Latex ink has several advantages over solvent ink
Latex ink has several advantages over MuBIO bio-solvent ink:
A namely a substantial team of experienced engineers who have built an entire program around the future potential of latex ink. It is also nice to see new technology developed around a thermal printhead (which documents that thermal printheads do have potential when compared with piezo heads). HP Latex Ink event at HP-Scitex in Israel, attended by Professor Nicholas Hellmuth.
What can HP latex inks handle? Are they only for billboards and banners? What about vehicle wrap?
At SGIA '09, there were more questions than answers. The heading above abbreviates some of the questions. So this is the next phase of my project, to learn, from site-visit case studies in actual printshops, what HP latex ink can truly accomplish. This is crucial since at SGIA ‘09 the manufacturers and distributors of eco-solvent printers began asking pointed questions about everything that perhaps latex ink might not accomplish. These kinds of questions are logical when a disruptive technology suddenly appears. At ISA 2010 the static (the critique) about latex ink had increased, as more end-users “bought into” the green solution but found that merely being labeled as green did not necessarily produce a system that was realistic in a printshop that needed to constantly satisfy new clients who might ask for special applications that require innovative substrates which can't take the 100 degree Centigrade curing temperatures of HP latex ink.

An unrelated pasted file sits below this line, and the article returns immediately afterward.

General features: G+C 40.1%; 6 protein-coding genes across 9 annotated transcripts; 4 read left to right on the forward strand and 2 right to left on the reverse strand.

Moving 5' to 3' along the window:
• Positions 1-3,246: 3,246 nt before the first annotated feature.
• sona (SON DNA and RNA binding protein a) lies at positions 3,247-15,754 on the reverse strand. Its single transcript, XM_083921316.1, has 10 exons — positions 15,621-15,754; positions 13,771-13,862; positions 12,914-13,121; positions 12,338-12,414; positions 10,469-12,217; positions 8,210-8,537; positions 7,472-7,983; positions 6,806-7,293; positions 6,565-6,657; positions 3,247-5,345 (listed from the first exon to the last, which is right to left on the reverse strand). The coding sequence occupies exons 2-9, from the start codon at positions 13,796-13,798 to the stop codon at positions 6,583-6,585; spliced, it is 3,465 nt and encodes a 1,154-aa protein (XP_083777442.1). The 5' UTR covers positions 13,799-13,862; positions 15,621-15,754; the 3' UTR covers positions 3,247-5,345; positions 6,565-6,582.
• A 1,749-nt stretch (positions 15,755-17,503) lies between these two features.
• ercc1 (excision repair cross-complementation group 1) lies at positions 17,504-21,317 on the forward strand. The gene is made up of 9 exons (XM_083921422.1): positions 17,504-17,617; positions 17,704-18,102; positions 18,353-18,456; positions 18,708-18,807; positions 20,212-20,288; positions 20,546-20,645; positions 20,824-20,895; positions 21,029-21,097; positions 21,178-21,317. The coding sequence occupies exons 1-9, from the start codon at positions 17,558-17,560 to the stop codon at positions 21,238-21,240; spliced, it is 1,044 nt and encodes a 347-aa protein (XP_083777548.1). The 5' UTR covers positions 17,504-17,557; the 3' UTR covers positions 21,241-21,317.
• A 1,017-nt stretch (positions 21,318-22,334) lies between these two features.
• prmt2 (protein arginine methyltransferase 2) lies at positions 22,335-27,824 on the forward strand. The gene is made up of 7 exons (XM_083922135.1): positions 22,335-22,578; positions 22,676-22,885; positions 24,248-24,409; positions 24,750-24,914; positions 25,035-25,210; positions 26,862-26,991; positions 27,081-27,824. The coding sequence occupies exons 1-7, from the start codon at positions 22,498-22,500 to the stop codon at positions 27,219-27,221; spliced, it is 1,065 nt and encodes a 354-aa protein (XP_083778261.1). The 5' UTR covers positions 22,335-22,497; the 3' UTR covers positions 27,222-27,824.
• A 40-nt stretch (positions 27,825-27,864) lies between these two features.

Kodak and Agfachrome and Fujichrome did not embrace digital photography when it first came out. And, the first digital cameras in the 1990's were so immature they did not last very long (FLAAR kept with darkroom film to 1996; since then we moved to the vanguard of advanced digital photography, as you can see on our www.digital-photography.org).
Clearly eco-solvent and mild-solvent still offer features and performance that has advantages. And equally obviously latex ink offers other benefits. Not many people would claim that one is perfect and that the other is unusable. But the question is to approach this from a neutral perspective that is fair to both sides. Here FLAAR has an advantage since we have over 411, 000 readers in the area of solvent and UV (and a million readers still interested in water-based printers for photography, giclee, textiles, and indoor signage).